Petrologic Constraints on Subduction Termination From Lamprophyres, Ross Orogen, Antarctica
Subuction Dynamics in Antarctica
Subduction takes place at convergent plate boundaries and involves sinking of one tectonic plate underneath another. Although this process is a key aspect of plate tectonics that shapes the planet over geologic time, and is a primary cause of earthquakes, it is not known what causes subduction to cease, and what effect it has on the deepest portions of the crust and the upper part of the mantle. By studying the age and composition of igneous rocks emplaced at the very end of the subduction cycle, this project seeks to understand what causes subduction to cease, and how this changes the composition and structure of the crust and upper mantle. Because this process occurs deep within the earth, the project will focus on rocks in the root of an ancient subduction zone, now exposed in the Transantarctic Mountains of Antarctica. In addition, Antarctica remains relatively poorly understood, and this project will contribute directly to increasing our understanding of the geologic history of this region. The project will focus on training graduate and undergraduate students - incorporating hands-on experience with an array of state-of-the-art analytical instrumentation. Students will also gain a range of more general skills including Geographic Information Systems (GIS), written and oral communication, and data management - strengths that are highly relevant to careers both in the academic and Geosciences industry. Each summer, high school students will be incorporated into aspects of the laboratory-based research through the UCSB research mentorship program. The PI and graduate students will engage the general public through a purpose-built iPhone App and multimedia website. Activities will include live phone and video conversations from the field between elementary school students and members of the team in Antarctica.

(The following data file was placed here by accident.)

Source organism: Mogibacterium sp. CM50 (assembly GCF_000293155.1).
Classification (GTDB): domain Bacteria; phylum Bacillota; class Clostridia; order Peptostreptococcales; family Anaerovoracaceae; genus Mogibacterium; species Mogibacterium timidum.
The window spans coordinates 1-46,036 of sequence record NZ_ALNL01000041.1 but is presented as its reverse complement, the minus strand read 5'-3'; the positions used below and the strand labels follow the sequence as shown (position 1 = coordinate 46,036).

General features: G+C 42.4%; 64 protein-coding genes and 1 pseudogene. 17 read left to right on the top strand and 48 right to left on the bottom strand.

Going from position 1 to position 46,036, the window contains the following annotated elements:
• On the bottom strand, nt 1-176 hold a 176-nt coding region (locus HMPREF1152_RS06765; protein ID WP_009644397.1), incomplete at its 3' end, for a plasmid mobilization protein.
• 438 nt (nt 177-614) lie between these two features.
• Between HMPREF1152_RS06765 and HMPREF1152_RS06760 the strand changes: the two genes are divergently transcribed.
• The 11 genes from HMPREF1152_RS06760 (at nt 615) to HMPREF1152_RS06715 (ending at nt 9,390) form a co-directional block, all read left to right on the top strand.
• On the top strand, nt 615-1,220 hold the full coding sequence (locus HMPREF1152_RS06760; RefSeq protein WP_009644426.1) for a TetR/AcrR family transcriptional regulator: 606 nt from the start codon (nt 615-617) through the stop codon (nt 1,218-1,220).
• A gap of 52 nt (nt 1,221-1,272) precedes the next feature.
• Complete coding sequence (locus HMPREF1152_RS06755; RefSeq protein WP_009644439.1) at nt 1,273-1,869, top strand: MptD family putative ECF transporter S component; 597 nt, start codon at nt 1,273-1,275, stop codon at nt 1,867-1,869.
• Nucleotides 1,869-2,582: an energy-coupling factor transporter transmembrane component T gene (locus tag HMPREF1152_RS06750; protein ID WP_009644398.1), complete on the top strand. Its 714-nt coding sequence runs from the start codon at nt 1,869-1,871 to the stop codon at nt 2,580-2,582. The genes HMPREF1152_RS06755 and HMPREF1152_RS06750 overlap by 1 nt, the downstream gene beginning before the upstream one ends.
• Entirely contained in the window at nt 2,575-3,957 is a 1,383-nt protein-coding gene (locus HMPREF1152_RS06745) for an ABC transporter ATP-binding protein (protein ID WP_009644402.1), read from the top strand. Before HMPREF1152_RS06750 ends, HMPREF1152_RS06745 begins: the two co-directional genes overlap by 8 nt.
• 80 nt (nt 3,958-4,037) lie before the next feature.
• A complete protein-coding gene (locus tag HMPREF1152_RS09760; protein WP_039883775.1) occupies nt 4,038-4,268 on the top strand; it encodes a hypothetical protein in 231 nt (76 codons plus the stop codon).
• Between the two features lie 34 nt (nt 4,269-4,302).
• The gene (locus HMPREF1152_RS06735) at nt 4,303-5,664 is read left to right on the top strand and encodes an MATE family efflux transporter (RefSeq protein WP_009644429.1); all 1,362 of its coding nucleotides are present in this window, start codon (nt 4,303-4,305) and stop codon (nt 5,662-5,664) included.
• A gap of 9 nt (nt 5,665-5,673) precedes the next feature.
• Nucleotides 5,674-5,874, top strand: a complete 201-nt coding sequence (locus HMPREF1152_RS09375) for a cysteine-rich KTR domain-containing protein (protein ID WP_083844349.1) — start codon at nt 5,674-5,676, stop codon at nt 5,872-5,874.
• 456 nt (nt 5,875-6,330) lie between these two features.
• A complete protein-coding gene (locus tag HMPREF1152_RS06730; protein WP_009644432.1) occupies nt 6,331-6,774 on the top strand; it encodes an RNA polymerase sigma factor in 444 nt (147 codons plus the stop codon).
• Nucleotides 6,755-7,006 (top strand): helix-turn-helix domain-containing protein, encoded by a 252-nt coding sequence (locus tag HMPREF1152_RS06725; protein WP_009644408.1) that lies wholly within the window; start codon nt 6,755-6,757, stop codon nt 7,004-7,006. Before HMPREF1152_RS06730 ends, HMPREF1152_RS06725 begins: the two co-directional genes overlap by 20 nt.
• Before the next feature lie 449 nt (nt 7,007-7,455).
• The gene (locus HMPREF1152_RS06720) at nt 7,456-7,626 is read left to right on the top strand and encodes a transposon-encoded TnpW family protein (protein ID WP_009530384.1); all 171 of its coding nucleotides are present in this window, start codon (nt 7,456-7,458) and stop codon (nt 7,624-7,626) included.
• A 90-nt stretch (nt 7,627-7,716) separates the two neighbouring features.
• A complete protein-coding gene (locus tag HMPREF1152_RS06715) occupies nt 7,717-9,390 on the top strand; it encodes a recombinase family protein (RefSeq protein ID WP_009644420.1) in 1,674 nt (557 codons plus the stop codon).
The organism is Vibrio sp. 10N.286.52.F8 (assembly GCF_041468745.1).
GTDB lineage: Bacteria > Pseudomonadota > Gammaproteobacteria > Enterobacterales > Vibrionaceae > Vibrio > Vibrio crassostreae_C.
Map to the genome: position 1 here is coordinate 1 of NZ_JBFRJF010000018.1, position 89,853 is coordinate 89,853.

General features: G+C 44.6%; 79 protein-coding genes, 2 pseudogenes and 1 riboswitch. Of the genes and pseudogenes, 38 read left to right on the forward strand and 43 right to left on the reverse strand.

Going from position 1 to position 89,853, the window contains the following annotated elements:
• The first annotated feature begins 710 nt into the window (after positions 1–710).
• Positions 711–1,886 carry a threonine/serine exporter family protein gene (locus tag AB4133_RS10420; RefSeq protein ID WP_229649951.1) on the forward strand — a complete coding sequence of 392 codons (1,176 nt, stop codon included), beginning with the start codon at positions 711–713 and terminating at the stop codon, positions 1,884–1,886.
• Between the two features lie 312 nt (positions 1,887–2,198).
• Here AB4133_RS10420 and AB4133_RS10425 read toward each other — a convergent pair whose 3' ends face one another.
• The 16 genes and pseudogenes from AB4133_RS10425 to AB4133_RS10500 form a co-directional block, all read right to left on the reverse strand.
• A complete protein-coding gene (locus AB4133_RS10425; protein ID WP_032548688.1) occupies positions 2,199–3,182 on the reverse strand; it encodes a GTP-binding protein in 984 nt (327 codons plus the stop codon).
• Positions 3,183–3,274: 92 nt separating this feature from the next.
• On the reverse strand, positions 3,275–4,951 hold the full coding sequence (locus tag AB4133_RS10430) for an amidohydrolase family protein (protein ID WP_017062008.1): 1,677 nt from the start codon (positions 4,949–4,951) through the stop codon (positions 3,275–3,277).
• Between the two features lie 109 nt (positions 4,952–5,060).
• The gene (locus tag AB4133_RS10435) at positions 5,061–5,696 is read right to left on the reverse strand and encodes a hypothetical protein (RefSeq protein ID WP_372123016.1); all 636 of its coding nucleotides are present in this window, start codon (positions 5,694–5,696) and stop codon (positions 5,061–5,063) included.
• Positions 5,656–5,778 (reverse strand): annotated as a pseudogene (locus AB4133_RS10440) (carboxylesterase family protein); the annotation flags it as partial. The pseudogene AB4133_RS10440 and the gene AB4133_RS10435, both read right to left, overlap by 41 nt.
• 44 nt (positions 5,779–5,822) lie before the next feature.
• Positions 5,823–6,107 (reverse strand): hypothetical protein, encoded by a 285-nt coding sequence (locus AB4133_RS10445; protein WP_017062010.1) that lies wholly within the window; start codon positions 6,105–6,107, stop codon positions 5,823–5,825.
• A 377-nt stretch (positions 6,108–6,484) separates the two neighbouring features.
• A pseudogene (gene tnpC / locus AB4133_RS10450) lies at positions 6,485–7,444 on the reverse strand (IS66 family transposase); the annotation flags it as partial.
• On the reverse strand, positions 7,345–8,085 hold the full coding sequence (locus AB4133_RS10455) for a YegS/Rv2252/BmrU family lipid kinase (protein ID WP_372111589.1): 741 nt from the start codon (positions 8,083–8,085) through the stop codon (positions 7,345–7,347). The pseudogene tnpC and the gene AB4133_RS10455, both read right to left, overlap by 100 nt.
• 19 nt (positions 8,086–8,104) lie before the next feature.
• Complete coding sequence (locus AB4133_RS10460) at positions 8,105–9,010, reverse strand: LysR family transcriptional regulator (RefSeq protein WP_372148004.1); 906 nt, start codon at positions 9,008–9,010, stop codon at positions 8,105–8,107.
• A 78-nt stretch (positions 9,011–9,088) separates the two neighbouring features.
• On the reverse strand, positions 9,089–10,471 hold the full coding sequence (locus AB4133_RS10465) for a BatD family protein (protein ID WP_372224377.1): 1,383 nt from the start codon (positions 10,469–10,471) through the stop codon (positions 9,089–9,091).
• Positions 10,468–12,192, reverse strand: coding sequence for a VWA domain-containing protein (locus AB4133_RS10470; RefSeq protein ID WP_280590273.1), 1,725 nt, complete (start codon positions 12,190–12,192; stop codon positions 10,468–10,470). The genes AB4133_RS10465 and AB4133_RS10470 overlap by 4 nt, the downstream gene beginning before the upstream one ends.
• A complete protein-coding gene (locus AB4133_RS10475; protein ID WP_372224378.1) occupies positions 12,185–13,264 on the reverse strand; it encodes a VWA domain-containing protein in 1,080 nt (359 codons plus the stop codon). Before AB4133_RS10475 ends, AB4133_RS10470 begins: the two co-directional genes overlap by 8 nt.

The mechanisms by which the deep crustal delaminates or "founders" and is returned to the mantle remains a fundamental problem in earth science. Specifically, little is known about the temporal and spatial scales over which this process occurs or the mechanisms that trigger such catastrophic events. Igneous rocks highly enriched in potassium, called lamprophyres, are often emplaced during, and immediately after, termination of subduction and therefore potentially provide direct insight into foundering. These enigmatic rocks are important because they represent near-primary mantle melt compositions and therefore their age, geochemistry and petrologic evolution reveal key information on both the composition of the upper mantle and its thermal state. Of equal importance, they reveal how these key parameters vary through both space and time. By evaluating lamprophyres along a subduction zone margin it is possible to extract: 1) local-scale information, such as the timing and duration of melting and the role of igneous crystallization processes in generation of isotopic heterogeneities; 2) along-strike variations in mantle source composition, temperature, and depth of melting 3) the plate-scale forces that control foundering and termination of subduction. This project will study a suite of lamprophyres along the axis of the Transantarctic Mountains, emplaced during the latest stages of the Neoproterozoic - Ordovician Ross orogeny, Antarctica (roughly 505 to 470 million years before present). High-precision geochronology (age determinations) will be combined with geochemical measurements on the rocks and minerals to understand the mechanisms and timing of deep crustal foundering/delamination.
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